Canadian Olympians Winning Medals at Vancouver Pace in Sochi

Photographer: Javier Soriano/AFP via Getty Images

Canada's Dara Howell ends her run in the Women's Freestyle Skiing Slopestyle finals at the Rosa Khutor Extreme Park during the Sochi Winter Olympics on February 11, 2014. Howell won the Gold Medal. Close

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Photographer: Javier Soriano/AFP via Getty Images

Canada's Dara Howell ends her run in the Women's Freestyle Skiing Slopestyle finals at the Rosa Khutor Extreme Park during the Sochi Winter Olympics on February 11, 2014. Howell won the Gold Medal.

Canada is dominating the freestyle skiing slopes of the Sochi Winter Games, and some of that confidence seems to be moving to its skaters.

The country has 10 medals, tied for second place with the Netherlands, two behind top-performing Norway on the fifth day of competition. Canadian women have won six of the nine medals contested in freestyle skiing, and its squad finished second in team figure skating. Yesterday, the women’s hockey team beat the U.S. 3-2 in a preliminary round game.

Canada’s record for medals is 26, set when it hosted the 2010 Olympics in Vancouver. The government has continued to fund sports, and the national Olympic committee has reached out to companies and private sources to supplement that spending. It appears to have paid off, officials said.

More coverage of the 2014 Winter Olympic Games in Sochi

“I think that we’re happy we’re able to maintain the same level of performance we had in Vancouver,” Canadian Olympic Committee executive board member Dick Pound said in an interview. “It was such an unusual experience for us to be at the top, so we were hoping to maintain it.”

Canada’s budget released two days ago calls for a C$23 million ($20.9 million) annual boost in sports funding to start next year, with C$11 million for winter sports. A non-profit group Own the Podium will help with funding and supporting athletes.

Photographer: Alexander Nemenov/AFP via Getty Images

Canada's Meghan Agosta-Marciano celebrates after scoring her team's third goal during the Women's Ice Hockey Group A match between Canada and the U.S. at the Sochi Winter Olympics on February 12, 2014 at the Shayba Arena. Close

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Photographer: Alexander Nemenov/AFP via Getty Images

Canada's Meghan Agosta-Marciano celebrates after scoring her team's third goal during the Women's Ice Hockey Group A match between Canada and the U.S. at the Sochi Winter Olympics on February 12, 2014 at the Shayba Arena.

The country boosted sports spending after failing to win gold medals at the Montreal Summer Games in 1976 and at the Calgary Winter Olympics 12 years later. Increased funding means better performance, Pound said.

“The good thing is we maintained the public funding, and they’ve been able to increase the private funds from corporations and wealthy individuals,” he said.

Freestyle Success

Canada has won gold in all three freestyle skiing events so far at Sochi, and its six medals is already the most by a country in the sport at a single games. Canadian sisters Justine and Chloe Dufour-Lapointe won gold and silver in women’s moguls freestyle skiing, becoming the first siblings to finish 1-2 in an Olympic event since Phil and Steve Mahre of the U.S. in the 1984 men’s slalom.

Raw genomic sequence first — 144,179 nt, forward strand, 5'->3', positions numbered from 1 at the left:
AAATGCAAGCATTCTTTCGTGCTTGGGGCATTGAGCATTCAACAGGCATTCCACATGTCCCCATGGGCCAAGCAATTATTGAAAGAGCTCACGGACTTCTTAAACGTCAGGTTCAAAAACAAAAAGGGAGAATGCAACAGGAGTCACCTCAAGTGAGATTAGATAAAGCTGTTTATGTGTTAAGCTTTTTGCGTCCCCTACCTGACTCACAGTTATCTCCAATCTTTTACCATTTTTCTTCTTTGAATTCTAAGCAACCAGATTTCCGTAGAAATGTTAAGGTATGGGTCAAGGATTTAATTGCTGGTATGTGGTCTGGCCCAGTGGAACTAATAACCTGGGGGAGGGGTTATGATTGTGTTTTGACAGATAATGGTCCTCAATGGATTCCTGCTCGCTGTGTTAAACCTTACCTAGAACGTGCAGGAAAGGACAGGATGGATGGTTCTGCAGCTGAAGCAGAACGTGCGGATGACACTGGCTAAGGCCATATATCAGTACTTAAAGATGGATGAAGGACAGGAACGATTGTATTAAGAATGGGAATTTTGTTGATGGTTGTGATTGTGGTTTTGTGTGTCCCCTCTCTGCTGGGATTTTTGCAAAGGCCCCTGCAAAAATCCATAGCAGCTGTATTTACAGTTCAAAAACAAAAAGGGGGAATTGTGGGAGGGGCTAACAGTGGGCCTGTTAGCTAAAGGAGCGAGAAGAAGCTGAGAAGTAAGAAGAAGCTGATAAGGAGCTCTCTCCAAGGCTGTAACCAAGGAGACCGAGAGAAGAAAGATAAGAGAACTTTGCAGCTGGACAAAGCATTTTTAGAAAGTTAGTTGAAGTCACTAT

Canada is also benefiting from the coverage of its sportsmanship. Speed skater Denny Morrison won a silver medal in the men’s 1000 meters after teammate Gilmore Junio pulled out so Morrison could take the spot.

Junio sacrificed the opportunity because Morrison had a better chance to win a medal, Canadian team spokesman Antonio Faiola told journalists.

Friendly Payback

“I’m pretty good friends with all my teammates actually, but now he is probably my best friend,” Morrison said at a news conference. “I think I probably owe him something. He just told me we needed some medals for this team, and historically I had better results than him in the 1000 meters so he wanted me to go.”

The women’s hockey team, the defending champions, came back to beat the U.S. with three goals in the final period.

The Canadians and Americans renewed one of the top rivalries in women’s team sports in a preliminary-round contest that may be a preview for the gold-medal final.

Canada won the title three times since women’s hockey was added to the Olympics in 1998. The U.S. captured the other gold medal. The neighboring nations have met in the finals three times in four Winter Games.

No Love Lost

“It’s fun, there’s no love lost,” Canadian forward Hayley Wickenheiser told reporters. “It was a collective, ‘Stay calm girls.’ We always play our best in the third.”

Canada and the U.S. have dominated women’s hockey since it gained international acceptance in the late 1990s. In addition to combining to win all the Olympic golds, the two countries have played in the finals of all 15 World Championships -- Canada has a 10-5 record in those games, though the U.S. has captured four of the last five titles.

Defending Champions

Canada has a chance for medals in both women’s and men’s hockey, with both teams the defending champions from Vancouver. The men play their first game tonight, against Norway.

“This time, I think we know that pressure is there, but we’re a little bit more loose, a little bit more talkative, a little more energetic in the room, and we can just go out there and try to upset the Russians if we have the chance,” men’s forward Jonathan Toews told journalists. “That same home-soil pressure is on them this time.”

To contact the reporters on this story: Christopher Elser in Sochi at celser@bloomberg.net; Rob Gloster in Sochi at rgloster@bloomberg.net

To contact the editor responsible for this story: Michael Sillup at msillup@bloomberg.net

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